Bringing out the best

Normal, Weekender

ENTHUSIASTIC and self-assuring can best describe a group of special people who entertained the audience at a gala concert on Dec 3 at Crowne Plaza to commemorate the International Day for Disabled Persons (IDDP).
The event was also to raise funds for Paralympic sports.
My colleague Bosorina Robby prompted me to attend the event.
On arrival, we were asked by a lady at the registration desk; “Did you bring your tissues with you?”
Bosorina and I exchanged glances and responded “No! Why?”
“Because you will surely cry tonight,” she replied.
Francis Kompaon, Papua New Guinea’s champion Paralympian was among others who opened the night with words urging more support for people living with disabilities.
Mr Kompaon, who won a silver medal in the recent Paralympics, said it took endurance, inner strength, courage, and harmony, to realise his full potential.
The first group to perform comprised young energetic hearing impaired boys and girls from the Red Cross who danced to the beat of the garamut.
Choreographed to perfection the group kept the audience on the edge of our seats.
To achieve such performance, it takes time, practice, commitment and sacrifice by all involved, I was told.
“Just like any other able-bodied person, they want to make use of their abilities, and want to be heard like everybody else,” one of the teachers said.
A pair from St Johns then took the stage to perform the hit song by Dolly Parton and Kenny Rogers called ‘Greatest Gift’.
They sang with such passion conveying a message to the audience that for people with disabilities, the greatest gift of all is to love and accept them and not discriminate against them.
The night was still young, when youngster Moka Ripori from Aroma in Central province, a service user at the Cheshire Home kept the audience clapping and singing along with him and his acoustic guitar.
Vision impaired Moka impressed the audience with renditions of Eric Clapton’s ‘You look wonderful tonight’, Dolly Parton’s ‘Think about me’ and John Denver’s ‘Country Road.’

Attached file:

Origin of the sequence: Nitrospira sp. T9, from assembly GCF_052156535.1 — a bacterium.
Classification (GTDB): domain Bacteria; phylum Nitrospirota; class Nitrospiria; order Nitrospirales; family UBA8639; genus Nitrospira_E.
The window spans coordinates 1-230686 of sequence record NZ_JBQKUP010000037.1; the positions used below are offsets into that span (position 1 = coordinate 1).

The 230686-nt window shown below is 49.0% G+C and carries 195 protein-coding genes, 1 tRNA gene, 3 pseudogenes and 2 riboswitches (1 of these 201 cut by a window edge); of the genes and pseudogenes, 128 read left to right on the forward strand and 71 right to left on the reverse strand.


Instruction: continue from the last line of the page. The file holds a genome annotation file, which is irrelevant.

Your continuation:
The last group to perform was the vision impaired group from Mt Sion centre for the Blind, called the Braille boys band.
My sons Jireh (3), Samuel (2) and I had watched this group performing a couple of times on Kundu 2 TV.  I told my sons that the members of this group were vision impaired.
I hope my sons, able bodied children and people understand and appreciate these special people and treat them as equals in society.
The group comprising a drummer, keyboardist, bass and lead guitarist and lead singer were splendid on stage.
Conchita, the lead vocalist, was one of two females in the group.
Conchita works as a coffee taster with a coffee processing company in Goroka and surely impressed the audience that night with her voice.
‘Forget my disability, look at my ability; I can do anything, anything, anything, anything that you can do I can do just as good as  you…’ they sang with vigor.
These lyrics from one of their theme song made me ponder about their rights to be heard and treated fairly like any other person.
It was an inspiring night for all. The performances showed me just how much we abled bodied people take for granted.
And lest we forget, the time and dedication that teachers, carers and parents of these special people, put into helping them realise their potential.
I hope this story prompts each of us to do our part, together with organizations like the Paralympics Committee to bring out the potential of these people through sports.
People with disabilities face daunting challenges each day trying to cope in a world designed primarily for the able-bodied.
I found out that night that people who have special needs are not dumb or incapable of doing all the things that you can do. They are people who are making an effort to face the challenges ahead. All they need is a little help and a lot of understanding from society.
Oh and yes, I should have brought along a box of tissues.